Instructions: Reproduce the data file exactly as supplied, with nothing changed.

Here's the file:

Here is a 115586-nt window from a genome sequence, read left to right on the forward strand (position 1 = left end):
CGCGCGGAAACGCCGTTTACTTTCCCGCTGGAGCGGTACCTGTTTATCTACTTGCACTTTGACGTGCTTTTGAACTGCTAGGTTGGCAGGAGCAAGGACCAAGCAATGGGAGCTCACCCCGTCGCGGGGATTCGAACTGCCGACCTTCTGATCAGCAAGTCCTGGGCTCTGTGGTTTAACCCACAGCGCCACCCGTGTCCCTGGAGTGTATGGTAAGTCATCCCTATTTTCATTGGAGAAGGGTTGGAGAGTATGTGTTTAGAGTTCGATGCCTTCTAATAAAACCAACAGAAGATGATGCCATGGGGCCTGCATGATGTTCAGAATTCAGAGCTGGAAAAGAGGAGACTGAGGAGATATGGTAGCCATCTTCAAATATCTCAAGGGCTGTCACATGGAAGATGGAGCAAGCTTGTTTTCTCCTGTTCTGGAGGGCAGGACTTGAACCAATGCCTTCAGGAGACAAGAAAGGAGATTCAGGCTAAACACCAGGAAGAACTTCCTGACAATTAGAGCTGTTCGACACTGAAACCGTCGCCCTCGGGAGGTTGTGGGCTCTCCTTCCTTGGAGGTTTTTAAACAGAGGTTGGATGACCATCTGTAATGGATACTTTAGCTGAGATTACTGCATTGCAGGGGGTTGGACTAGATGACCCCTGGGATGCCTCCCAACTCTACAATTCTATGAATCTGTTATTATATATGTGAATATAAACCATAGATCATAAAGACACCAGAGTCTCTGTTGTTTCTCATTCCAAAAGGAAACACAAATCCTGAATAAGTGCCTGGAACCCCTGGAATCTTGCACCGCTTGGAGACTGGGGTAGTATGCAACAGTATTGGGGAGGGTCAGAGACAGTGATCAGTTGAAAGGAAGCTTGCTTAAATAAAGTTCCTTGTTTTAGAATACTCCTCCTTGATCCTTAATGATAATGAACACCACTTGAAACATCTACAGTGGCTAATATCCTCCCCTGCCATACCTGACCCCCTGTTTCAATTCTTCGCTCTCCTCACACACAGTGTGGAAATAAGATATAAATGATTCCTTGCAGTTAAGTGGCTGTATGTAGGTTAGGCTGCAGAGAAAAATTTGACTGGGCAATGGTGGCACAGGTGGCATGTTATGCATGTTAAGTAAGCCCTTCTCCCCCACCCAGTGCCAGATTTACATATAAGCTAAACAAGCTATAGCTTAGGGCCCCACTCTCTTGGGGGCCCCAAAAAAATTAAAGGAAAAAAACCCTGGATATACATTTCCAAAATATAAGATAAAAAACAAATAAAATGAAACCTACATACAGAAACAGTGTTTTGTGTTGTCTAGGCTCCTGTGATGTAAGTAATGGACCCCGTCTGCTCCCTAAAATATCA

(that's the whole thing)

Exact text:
Here is a 115586-nt window from a genome sequence, read left to right on the forward strand (position 1 = left end):
CGCGCGGAAACGCCGTTTACTTTCCCGCTGGAGCGGTACCTGTTTATCTACTTGCACTTTGACGTGCTTTTGAACTGCTAGGTTGGCAGGAGCAAGGACCAAGCAATGGGAGCTCACCCCGTCGCGGGGATTCGAACTGCCGACCTTCTGATCAGCAAGTCCTGGGCTCTGTGGTTTAACCCACAGCGCCACCCGTGTCCCTGGAGTGTATGGTAAGTCATCCCTATTTTCATTGGAGAAGGGTTGGAGAGTATGTGTTTAGAGTTCGATGCCTTCTAATAAAACCAACAGAAGATGATGCCATGGGGCCTGCATGATGTTCAGAATTCAGAGCTGGAAAAGAGGAGACTGAGGAGATATGGTAGCCATCTTCAAATATCTCAAGGGCTGTCACATGGAAGATGGAGCAAGCTTGTTTTCTCCTGTTCTGGAGGGCAGGACTTGAACCAATGCCTTCAGGAGACAAGAAAGGAGATTCAGGCTAAACACCAGGAAGAACTTCCTGACAATTAGAGCTGTTCGACACTGAAACCGTCGCCCTCGGGAGGTTGTGGGCTCTCCTTCCTTGGAGGTTTTTAAACAGAGGTTGGATGACCATCTGTAATGGATACTTTAGCTGAGATTACTGCATTGCAGGGGGTTGGACTAGATGACCCCTGGGATGCCTCCCAACTCTACAATTCTATGAATCTGTTATTATATATGTGAATATAAACCATAGATCATAAAGACACCAGAGTCTCTGTTGTTTCTCATTCCAAAAGGAAACACAAATCCTGAATAAGTGCCTGGAACCCCTGGAATCTTGCACCGCTTGGAGACTGGGGTAGTATGCAACAGTATTGGGGAGGGTCAGAGACAGTGATCAGTTGAAAGGAAGCTTGCTTAAATAAAGTTCCTTGTTTTAGAATACTCCTCCTTGATCCTTAATGATAATGAACACCACTTGAAACATCTACAGTGGCTAATATCCTCCCCTGCCATACCTGACCCCCTGTTTCAATTCTTCGCTCTCCTCACACACAGTGTGGAAATAAGATATAAATGATTCCTTGCAGTTAAGTGGCTGTATGTAGGTTAGGCTGCAGAGAAAAATTTGACTGGGCAATGGTGGCACAGGTGGCATGTTATGCATGTTAAGTAAGCCCTTCTCCCCCACCCAGTGCCAGATTTACATATAAGCTAAACAAGCTATAGCTTAGGGCCCCACTCTCTTGGGGGCCCCAAAAAAATTAAAGGAAAAAAACCCTGGATATACATTTCCAAAATATAAGATAAAAAACAAATAAAATGAAACCTACATACAGAAACAGTGTTTTGTGTTGTCTAGGCTCCTGTGATGTAAGTAATGGACCCCGTCTGCTCCCTAAAATATCA